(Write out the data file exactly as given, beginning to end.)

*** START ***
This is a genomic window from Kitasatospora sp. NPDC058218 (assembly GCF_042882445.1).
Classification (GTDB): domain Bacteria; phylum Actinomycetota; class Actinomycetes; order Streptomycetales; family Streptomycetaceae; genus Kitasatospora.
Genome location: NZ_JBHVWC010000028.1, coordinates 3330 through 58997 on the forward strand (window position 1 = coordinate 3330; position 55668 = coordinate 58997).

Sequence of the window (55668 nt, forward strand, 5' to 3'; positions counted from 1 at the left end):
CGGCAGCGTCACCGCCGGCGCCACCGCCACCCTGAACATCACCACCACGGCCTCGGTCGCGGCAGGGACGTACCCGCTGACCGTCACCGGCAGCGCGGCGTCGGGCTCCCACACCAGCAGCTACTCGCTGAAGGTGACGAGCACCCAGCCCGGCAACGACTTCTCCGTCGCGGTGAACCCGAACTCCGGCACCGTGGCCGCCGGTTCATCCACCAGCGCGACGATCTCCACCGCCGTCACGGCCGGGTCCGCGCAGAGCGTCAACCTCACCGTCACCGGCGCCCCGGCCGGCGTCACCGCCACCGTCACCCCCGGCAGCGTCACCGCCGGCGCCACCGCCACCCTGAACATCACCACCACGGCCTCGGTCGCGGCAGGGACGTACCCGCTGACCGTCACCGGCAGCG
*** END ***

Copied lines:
This is a genomic window from Kitasatospora sp. NPDC058218 (assembly GCF_042882445.1).
Classification (GTDB): domain Bacteria; phylum Actinomycetota; class Actinomycetes; order Streptomycetales; family Streptomycetaceae; genus Kitasatospora.
Genome location: NZ_JBHVWC010000028.1, coordinates 3330 through 58997 on the forward strand (window position 1 = coordinate 3330; position 55668 = coordinate 58997).

Sequence of the window (55668 nt, forward strand, 5' to 3'; positions counted from 1 at the left end):
CGGCAGCGTCACCGCCGGCGCCACCGCCACCCTGAACATCACCACCACGGCCTCGGTCGCGGCAGGGACGTACCCGCTGACCGTCACCGGCAGCGCGGCGTCGGGCTCCCACACCAGCAGCTACTCGCTGAAGGTGACGAGCACCCAGCCCGGCAACGACTTCTCCGTCGCGGTGAACCCGAACTCCGGCACCGTGGCCGCCGGTTCATCCACCAGCGCGACGATCTCCACCGCCGTCACGGCCGGGTCCGCGCAGAGCGTCAACCTCACCGTCACCGGCGCCCCGGCCGGCGTCACCGCCACCGTCACCCCCGGCAGCGTCACCGCCGGCGCCACCGCCACCCTGAACATCACCACCACGGCCTCGGTCGCGGCAGGGACGTACCCGCTGACCGTCACCGGCAGCG